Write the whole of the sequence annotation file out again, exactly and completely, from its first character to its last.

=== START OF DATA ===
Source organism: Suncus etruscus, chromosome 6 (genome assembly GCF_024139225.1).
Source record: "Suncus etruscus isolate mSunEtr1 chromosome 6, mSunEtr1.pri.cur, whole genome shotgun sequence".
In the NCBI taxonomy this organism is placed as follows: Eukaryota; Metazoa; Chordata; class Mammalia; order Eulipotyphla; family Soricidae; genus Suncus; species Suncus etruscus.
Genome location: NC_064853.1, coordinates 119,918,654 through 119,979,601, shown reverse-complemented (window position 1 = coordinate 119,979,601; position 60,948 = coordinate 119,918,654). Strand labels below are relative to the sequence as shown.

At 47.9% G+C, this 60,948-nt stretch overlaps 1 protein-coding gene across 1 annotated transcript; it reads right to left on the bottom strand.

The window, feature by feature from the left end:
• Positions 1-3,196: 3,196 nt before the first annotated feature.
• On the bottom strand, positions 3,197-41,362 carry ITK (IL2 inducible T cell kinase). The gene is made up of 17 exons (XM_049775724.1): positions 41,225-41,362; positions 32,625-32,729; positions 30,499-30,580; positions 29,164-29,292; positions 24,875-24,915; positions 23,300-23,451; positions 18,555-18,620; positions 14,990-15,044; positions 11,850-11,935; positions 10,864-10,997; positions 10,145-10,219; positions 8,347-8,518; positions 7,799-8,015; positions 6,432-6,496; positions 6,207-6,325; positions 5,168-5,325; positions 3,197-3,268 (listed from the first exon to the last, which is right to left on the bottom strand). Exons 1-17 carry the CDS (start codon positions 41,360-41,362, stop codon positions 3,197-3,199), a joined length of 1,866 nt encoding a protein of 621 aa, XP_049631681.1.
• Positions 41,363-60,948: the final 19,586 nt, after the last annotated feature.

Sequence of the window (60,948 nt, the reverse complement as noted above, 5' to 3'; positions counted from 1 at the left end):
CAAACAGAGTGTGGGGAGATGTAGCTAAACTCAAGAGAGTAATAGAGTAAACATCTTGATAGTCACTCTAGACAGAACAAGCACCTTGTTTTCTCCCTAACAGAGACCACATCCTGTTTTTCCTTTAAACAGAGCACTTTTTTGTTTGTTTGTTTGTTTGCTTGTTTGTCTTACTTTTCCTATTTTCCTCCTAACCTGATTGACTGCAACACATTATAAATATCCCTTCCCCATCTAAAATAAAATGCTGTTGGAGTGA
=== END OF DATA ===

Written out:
Source organism: Suncus etruscus, chromosome 6 (genome assembly GCF_024139225.1).
Source record: "Suncus etruscus isolate mSunEtr1 chromosome 6, mSunEtr1.pri.cur, whole genome shotgun sequence".
In the NCBI taxonomy this organism is placed as follows: Eukaryota; Metazoa; Chordata; class Mammalia; order Eulipotyphla; family Soricidae; genus Suncus; species Suncus etruscus.
Genome location: NC_064853.1, coordinates 119,918,654 through 119,979,601, shown reverse-complemented (window position 1 = coordinate 119,979,601; position 60,948 = coordinate 119,918,654). Strand labels below are relative to the sequence as shown.

At 47.9% G+C, this 60,948-nt stretch overlaps 1 protein-coding gene across 1 annotated transcript; it reads right to left on the bottom strand.

The window, feature by feature from the left end:
• Positions 1-3,196: 3,196 nt before the first annotated feature.
• On the bottom strand, positions 3,197-41,362 carry ITK (IL2 inducible T cell kinase). The gene is made up of 17 exons (XM_049775724.1): positions 41,225-41,362; positions 32,625-32,729; positions 30,499-30,580; positions 29,164-29,292; positions 24,875-24,915; positions 23,300-23,451; positions 18,555-18,620; positions 14,990-15,044; positions 11,850-11,935; positions 10,864-10,997; positions 10,145-10,219; positions 8,347-8,518; positions 7,799-8,015; positions 6,432-6,496; positions 6,207-6,325; positions 5,168-5,325; positions 3,197-3,268 (listed from the first exon to the last, which is right to left on the bottom strand). Exons 1-17 carry the CDS (start codon positions 41,360-41,362, stop codon positions 3,197-3,199), a joined length of 1,866 nt encoding a protein of 621 aa, XP_049631681.1.
• Positions 41,363-60,948: the final 19,586 nt, after the last annotated feature.

Sequence of the window (60,948 nt, the reverse complement as noted above, 5' to 3'; positions counted from 1 at the left end):
CAAACAGAGTGTGGGGAGATGTAGCTAAACTCAAGAGAGTAATAGAGTAAACATCTTGATAGTCACTCTAGACAGAACAAGCACCTTGTTTTCTCCCTAACAGAGACCACATCCTGTTTTTCCTTTAAACAGAGCACTTTTTTGTTTGTTTGTTTGTTTGCTTGTTTGTCTTACTTTTCCTATTTTCCTCCTAACCTGATTGACTGCAACACATTATAAATATCCCTTCCCCATCTAAAATAAAATGCTGTTGGAGTGA